By Rose Buchanan, Archivist and Subject Matter Expert for Native American Related Records

As the National Archives continues to digitize our microfilm collection, more records related to Native Americans are becoming available online in the National Archives Catalog. This includes the Eastern Cherokee Census Rolls, which date from 1835 to 1884 and are an excellent source for tracing Eastern Cherokee ancestry.

Who are the Eastern Cherokee?

The Eastern Band of Cherokee Indians (ECBI) is an American Indian sovereign nation headquartered in western North Carolina. When the Federal Government forcibly removed Cherokee people from what is today the U.S. Southeast to Indian Territory (present-day Oklahoma), some Cherokees remained in their homelands and rebuilt their communities. Over time, they became known as the “Eastern Band” of Cherokees to distinguish them from the Cherokees living west of the Mississippi River.

Today, the ECBI is one of three federally recognized Cherokee nations. The other two are the Cherokee Nation and the United Keetoowah Band of Cherokee Indians, both headquartered in Oklahoma.

What are the Eastern Cherokee Census Rolls?

The Eastern Cherokee Census Rolls are a collection of census records that provide basic information about Eastern Cherokee members at different points in time. The Federal Government compiled each census roll for a different administrative reason, so each roll has a different format and contains different amounts of information. See our descriptive pamphlet for additional background information about these rolls.

Which rolls are included in the Eastern Cherokee Census Rolls?

The following census rolls are included in this collection:

  • 1835 Census of Cherokees Living East of the Mississippi River (also known as the Henderson Roll)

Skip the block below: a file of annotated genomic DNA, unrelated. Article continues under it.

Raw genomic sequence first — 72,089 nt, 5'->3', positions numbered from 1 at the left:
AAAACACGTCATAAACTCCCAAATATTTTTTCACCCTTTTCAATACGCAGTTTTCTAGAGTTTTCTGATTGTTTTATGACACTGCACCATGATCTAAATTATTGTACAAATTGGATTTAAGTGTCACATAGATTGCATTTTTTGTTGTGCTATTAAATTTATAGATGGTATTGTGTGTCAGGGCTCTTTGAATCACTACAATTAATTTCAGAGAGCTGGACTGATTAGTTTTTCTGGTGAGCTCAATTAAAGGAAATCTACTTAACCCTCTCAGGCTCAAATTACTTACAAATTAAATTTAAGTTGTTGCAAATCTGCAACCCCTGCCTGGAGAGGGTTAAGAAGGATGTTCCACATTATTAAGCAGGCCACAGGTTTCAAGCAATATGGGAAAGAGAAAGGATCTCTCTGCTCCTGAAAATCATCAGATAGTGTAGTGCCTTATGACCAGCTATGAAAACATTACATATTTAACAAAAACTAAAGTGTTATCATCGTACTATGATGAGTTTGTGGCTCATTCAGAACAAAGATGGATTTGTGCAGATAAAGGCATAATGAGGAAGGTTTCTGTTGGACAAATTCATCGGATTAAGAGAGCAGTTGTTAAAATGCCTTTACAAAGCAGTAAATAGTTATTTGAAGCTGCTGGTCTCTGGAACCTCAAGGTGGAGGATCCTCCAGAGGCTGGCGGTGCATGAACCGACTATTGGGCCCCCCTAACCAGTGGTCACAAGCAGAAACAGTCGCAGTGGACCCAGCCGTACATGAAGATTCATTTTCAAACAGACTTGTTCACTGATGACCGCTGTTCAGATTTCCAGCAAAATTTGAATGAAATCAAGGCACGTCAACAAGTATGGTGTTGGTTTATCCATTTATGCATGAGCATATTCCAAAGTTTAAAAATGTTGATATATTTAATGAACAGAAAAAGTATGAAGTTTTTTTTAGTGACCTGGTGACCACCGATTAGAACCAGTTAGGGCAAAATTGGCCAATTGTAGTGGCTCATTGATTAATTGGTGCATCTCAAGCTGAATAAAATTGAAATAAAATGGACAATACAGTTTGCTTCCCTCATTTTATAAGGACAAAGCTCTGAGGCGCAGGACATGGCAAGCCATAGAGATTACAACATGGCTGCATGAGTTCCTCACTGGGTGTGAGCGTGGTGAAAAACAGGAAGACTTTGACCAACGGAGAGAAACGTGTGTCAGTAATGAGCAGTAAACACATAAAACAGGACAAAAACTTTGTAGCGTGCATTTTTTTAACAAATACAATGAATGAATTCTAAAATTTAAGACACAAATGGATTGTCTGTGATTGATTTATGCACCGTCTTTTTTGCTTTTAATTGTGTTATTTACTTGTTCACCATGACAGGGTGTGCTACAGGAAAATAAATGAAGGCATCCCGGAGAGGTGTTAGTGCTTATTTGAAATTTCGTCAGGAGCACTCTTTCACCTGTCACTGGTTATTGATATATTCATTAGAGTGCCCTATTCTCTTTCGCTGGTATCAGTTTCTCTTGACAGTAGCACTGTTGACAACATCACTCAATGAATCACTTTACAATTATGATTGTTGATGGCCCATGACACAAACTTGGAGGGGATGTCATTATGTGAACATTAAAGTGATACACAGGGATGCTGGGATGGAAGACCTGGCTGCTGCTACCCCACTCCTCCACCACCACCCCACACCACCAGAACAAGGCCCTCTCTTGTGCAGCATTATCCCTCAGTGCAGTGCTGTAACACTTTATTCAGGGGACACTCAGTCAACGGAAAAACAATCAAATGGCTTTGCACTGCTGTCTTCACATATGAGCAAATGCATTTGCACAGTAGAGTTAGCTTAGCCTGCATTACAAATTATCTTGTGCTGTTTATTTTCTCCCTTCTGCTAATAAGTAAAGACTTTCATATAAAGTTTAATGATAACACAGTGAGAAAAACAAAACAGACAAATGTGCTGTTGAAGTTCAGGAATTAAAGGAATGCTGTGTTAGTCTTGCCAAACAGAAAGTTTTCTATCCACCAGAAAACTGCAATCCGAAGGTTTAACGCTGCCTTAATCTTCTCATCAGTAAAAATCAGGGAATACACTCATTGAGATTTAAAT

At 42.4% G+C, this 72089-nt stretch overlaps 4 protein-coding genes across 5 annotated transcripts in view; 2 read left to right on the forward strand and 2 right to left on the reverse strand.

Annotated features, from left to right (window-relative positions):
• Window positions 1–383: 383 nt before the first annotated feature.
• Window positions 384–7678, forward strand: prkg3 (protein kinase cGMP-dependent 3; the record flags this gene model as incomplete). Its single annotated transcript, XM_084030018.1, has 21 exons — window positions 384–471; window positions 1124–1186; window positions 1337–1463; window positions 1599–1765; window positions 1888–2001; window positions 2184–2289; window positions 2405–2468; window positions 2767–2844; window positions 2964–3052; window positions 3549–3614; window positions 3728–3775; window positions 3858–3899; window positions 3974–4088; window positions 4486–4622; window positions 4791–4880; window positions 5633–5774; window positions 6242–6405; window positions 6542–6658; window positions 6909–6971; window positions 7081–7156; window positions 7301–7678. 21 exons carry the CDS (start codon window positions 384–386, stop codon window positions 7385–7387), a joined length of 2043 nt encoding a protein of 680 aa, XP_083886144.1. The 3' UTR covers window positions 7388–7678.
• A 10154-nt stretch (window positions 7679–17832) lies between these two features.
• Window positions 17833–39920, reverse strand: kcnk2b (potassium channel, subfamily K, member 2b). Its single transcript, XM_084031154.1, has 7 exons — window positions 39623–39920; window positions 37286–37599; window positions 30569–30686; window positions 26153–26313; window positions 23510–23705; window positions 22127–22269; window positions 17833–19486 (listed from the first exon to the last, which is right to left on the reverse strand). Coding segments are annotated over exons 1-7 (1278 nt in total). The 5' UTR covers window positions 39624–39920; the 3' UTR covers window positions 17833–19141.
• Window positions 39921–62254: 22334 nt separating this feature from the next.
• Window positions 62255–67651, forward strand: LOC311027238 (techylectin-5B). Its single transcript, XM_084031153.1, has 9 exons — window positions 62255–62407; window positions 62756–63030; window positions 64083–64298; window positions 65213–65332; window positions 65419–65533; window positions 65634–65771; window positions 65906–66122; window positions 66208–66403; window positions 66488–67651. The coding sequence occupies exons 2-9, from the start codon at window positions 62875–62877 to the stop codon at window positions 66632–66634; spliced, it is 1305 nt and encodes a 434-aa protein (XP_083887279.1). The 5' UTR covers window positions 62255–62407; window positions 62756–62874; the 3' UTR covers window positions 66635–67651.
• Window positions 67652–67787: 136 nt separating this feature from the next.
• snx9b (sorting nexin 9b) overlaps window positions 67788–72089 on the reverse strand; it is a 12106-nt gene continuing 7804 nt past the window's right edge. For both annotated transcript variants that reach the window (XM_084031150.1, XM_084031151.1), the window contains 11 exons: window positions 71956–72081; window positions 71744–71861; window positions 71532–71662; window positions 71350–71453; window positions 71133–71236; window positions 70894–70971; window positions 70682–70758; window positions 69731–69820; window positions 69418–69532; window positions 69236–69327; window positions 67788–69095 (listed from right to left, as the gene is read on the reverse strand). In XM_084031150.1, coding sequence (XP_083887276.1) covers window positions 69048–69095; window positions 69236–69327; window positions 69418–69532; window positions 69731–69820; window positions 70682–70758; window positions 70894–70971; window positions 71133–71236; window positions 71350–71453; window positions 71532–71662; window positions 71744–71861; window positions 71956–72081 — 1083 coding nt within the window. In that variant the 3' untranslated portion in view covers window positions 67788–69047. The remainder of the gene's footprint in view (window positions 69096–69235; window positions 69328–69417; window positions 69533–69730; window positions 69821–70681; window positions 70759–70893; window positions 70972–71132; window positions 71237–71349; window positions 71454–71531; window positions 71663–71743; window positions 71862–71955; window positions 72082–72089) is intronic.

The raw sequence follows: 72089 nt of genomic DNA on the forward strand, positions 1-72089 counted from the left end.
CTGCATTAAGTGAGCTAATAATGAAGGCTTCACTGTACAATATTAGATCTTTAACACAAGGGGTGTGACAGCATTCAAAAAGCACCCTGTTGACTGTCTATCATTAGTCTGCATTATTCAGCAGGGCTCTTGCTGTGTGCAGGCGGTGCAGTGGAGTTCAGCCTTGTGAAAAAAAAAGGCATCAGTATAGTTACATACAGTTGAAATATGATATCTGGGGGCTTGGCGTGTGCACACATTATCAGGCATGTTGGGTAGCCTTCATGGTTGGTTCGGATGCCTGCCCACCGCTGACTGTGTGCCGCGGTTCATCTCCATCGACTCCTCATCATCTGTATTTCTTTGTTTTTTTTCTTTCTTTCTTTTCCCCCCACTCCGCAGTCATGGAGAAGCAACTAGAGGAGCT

• 1848 Mullay Roll
  • 1851 Siler Roll
  • 1852 Chapman Roll
  • 1854 Act of Congress Roll
  • 1867 Powell Roll
  • 1869 Swetland Roll
  • 1884 Hester Roll

Our descriptive pamphlet explains in detail the reason the Federal Government created each roll and the type of information each roll includes.

How do I access the Eastern Cherokee Census Rolls online?

The Eastern Cherokee Census Rolls were microfilmed as NARA Microfilm Publication M1773. M1773 is freely available in the National Archives Catalog.

How are the digitized Eastern Cherokee Census Rolls arranged?

The digitized rolls are listed chronologically by the year they were taken and identified by the surname of the federal enrolling agent who compiled them. Most rolls are then arranged by geographical location. Many include alphabetical name indexes of people who were enrolled.

Are the digitized Eastern Cherokee Census Rolls searchable by name?

Yes, you can search the digitized rolls by name. To do this, click the “Search within this series” link on the rolls’ main Catalog page.

This will bring up a list of the digitized rolls. You can then type a name in the search bar at the top of the page. Click the magnifying glass icon ( ) to the right of the search bar to initiate the search.

As an example, I searched for “Flying Squirrel,” the English translation of “Salonitah.” Salonitah was the third Principal Chief of the Eastern Band of Cherokee Indians.[1]

The search returned one result for “Flying Squirrel” in the 1867 Powell Roll.